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Critical lessons learned from the Dusit terrorist attack in Nairobi
By Dominic Pkalya | Updated Jan 22, 2019 at 09:19 EAT
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Kenya unrest -Kenya Recce sqaud
SUMMARY

Many of us think that a terrorist must be a Muslim, Somali and or of Arab descent

To many of us Kenyans, terrorists are found in areas bordering Somalia, the coastal region, maybe Isiolo and Nairobi’s Eastleigh, South B and South C

There are a number of critical lessons that we can learn from last week’s terrorist attack at Nairobi’s dusitD2 complex along 14 Riverside drive. One, and if the media reports are anything to go by, Kenyans seem to be stuck with the old profile of a potential terrorist.

Many of us think that a terrorist must be a Muslim, Somali and or of Arab descent. This is why neighbors ignored all signs that Gichunge, his bride Kemunto and ally Kinyanjui could have been terrorists. Two and closely related to above is our old profile of terrorism geographies.

To many of us Kenyans, terrorists are found in areas bordering Somalia, the coastal region, maybe Isiolo and Nairobi’s Eastleigh, South B and South C. It could not ring in our minds that somewhere in Kiambu, Nyeri and or Kisii could be the breeding grounds for modern day terrorists.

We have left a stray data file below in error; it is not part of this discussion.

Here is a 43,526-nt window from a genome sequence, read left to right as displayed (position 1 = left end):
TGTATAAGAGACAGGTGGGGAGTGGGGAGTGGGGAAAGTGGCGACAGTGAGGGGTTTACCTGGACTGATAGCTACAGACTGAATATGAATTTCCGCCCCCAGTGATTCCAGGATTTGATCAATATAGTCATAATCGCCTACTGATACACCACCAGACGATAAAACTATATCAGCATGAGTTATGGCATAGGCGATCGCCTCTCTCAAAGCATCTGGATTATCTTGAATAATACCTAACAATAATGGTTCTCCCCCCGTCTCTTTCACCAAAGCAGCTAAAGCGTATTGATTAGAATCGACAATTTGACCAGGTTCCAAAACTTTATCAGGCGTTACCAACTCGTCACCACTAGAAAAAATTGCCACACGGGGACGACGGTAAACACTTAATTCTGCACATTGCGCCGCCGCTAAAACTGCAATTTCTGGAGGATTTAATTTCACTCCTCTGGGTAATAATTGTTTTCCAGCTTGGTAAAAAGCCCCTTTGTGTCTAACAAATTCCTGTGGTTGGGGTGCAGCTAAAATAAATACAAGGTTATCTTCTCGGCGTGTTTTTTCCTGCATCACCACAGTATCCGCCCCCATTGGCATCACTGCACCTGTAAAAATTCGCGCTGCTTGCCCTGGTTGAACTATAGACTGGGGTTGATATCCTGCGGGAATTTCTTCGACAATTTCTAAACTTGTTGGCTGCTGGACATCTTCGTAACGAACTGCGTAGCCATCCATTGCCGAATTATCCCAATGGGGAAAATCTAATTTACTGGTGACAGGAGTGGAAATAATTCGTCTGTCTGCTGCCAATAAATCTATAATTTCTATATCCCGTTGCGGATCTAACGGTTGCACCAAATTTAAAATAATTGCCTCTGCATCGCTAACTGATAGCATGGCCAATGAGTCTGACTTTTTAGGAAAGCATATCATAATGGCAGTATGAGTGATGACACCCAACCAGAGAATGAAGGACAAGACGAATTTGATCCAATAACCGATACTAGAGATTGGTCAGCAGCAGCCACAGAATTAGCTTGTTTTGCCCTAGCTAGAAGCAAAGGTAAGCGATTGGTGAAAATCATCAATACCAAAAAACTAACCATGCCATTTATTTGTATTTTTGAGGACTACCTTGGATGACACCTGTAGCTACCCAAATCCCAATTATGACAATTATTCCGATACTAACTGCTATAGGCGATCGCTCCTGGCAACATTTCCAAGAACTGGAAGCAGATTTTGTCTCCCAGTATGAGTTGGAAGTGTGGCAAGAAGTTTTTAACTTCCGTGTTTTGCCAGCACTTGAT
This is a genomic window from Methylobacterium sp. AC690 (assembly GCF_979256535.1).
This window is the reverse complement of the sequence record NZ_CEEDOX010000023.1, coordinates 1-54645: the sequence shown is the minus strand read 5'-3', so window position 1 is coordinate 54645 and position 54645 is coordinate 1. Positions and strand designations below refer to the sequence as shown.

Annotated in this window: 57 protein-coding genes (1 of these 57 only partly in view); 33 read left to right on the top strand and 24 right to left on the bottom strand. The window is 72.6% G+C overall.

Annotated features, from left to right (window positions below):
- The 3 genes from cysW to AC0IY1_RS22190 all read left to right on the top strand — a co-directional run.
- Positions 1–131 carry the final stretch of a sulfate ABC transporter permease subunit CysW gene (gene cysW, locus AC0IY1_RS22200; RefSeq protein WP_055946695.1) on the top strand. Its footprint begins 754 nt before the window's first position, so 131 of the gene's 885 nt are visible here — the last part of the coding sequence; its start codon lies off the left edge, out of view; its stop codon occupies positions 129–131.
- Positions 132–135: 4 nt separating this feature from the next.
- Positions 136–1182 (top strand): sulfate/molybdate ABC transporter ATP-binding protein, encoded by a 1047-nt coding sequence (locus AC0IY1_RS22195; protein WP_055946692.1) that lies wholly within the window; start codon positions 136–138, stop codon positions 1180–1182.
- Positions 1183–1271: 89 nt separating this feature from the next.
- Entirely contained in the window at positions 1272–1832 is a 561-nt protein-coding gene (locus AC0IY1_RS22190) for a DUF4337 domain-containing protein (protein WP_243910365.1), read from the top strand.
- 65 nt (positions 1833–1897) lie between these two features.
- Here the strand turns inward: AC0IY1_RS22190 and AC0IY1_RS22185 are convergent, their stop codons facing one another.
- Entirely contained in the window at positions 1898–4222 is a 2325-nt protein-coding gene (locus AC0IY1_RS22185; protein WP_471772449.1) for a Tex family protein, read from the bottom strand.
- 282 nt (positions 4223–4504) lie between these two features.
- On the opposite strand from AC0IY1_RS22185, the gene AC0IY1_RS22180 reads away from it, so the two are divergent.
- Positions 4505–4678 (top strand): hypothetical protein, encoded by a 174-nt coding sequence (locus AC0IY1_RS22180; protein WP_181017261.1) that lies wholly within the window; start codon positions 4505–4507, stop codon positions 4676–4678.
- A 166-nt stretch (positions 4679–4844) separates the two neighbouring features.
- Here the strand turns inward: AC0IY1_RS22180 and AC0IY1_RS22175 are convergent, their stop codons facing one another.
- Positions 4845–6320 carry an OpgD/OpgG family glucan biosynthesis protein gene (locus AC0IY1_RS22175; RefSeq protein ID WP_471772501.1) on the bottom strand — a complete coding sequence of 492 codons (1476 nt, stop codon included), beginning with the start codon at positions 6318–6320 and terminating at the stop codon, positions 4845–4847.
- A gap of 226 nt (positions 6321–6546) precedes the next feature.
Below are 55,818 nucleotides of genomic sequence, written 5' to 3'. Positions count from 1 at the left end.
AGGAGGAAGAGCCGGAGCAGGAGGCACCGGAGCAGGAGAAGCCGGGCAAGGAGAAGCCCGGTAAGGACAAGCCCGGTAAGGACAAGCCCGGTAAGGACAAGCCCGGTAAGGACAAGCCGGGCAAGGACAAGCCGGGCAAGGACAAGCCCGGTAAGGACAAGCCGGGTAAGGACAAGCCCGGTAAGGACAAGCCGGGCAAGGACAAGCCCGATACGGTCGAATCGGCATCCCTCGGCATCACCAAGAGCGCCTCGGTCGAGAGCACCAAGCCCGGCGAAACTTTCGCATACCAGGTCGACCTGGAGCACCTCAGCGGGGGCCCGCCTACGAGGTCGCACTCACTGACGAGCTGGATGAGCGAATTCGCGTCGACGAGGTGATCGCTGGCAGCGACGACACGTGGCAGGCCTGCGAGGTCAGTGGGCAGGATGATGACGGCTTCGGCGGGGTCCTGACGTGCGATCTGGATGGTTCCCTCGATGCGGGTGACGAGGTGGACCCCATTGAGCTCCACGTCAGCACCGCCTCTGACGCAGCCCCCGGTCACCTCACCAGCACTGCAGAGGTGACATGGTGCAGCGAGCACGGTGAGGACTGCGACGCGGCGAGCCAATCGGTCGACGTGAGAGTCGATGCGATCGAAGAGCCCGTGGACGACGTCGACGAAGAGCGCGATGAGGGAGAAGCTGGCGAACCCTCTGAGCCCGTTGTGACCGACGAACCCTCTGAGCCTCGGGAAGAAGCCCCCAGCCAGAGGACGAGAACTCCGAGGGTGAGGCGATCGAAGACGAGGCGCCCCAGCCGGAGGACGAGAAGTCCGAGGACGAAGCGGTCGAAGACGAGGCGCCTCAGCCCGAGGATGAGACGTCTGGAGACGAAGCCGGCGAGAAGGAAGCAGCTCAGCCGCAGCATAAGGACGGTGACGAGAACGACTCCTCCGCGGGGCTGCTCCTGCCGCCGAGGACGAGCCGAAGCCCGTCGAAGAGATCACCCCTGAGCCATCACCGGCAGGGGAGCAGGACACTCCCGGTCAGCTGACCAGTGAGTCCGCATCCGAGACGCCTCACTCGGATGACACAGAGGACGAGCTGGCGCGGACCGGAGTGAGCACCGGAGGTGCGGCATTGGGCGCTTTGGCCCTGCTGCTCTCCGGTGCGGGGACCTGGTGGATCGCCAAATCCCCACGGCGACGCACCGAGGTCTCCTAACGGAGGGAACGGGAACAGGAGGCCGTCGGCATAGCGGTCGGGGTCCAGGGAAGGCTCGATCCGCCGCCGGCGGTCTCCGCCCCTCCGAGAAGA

In synopsis, terrorism is not limited to given geographies. Three, terrorists do not just target people of a particular faith. In the world, Muslims have borne the brunt of terrorism than any other religion.

Four, there is still something wrong with Kenyans. After the blasts, members of the public were seen running in the direction of the blast instead of running away. Imagine if there were more explosives left behind by the retreating attackers, we would have lost more lives than those taken by the terrorists’ bullets.

Five and finally, the way the entire situation was handled was exemplary. The security agencies, particularly the General Service Unit and other specialized units, exhibited professionalism, patriotism and clinical precision in rescuing hundreds of hostages and neutralizing the terrorists.

Leading international media such as CNN, BBC and Al Jazeera were quick to praise the professionalism of Kenya’s security agencies. In part, the Recce Squad of the GSU earned the much maligned National Police Service that elusive respect and accolades.

Going forward, Kenyans will be willing and trusting to share crucial information with the GSU unlike the regular or traffic police who have a penchant for trumped up charges meant to extort money from the public.

The communication aspect of the operation was also superb. The Inspector General of Police, the Cabinet Secretary of Interior and the President briefed the country in assuring and measured manner.

Kenya Red Cross also did a splendid job in helping the rescued hostages, rushing them to safety, hospitals and providing first aid to the injured. Then there were Kenyans who provided water and food to the rescue teams. It was another moment of “Kenyans for Kenyans”. Kudos all.

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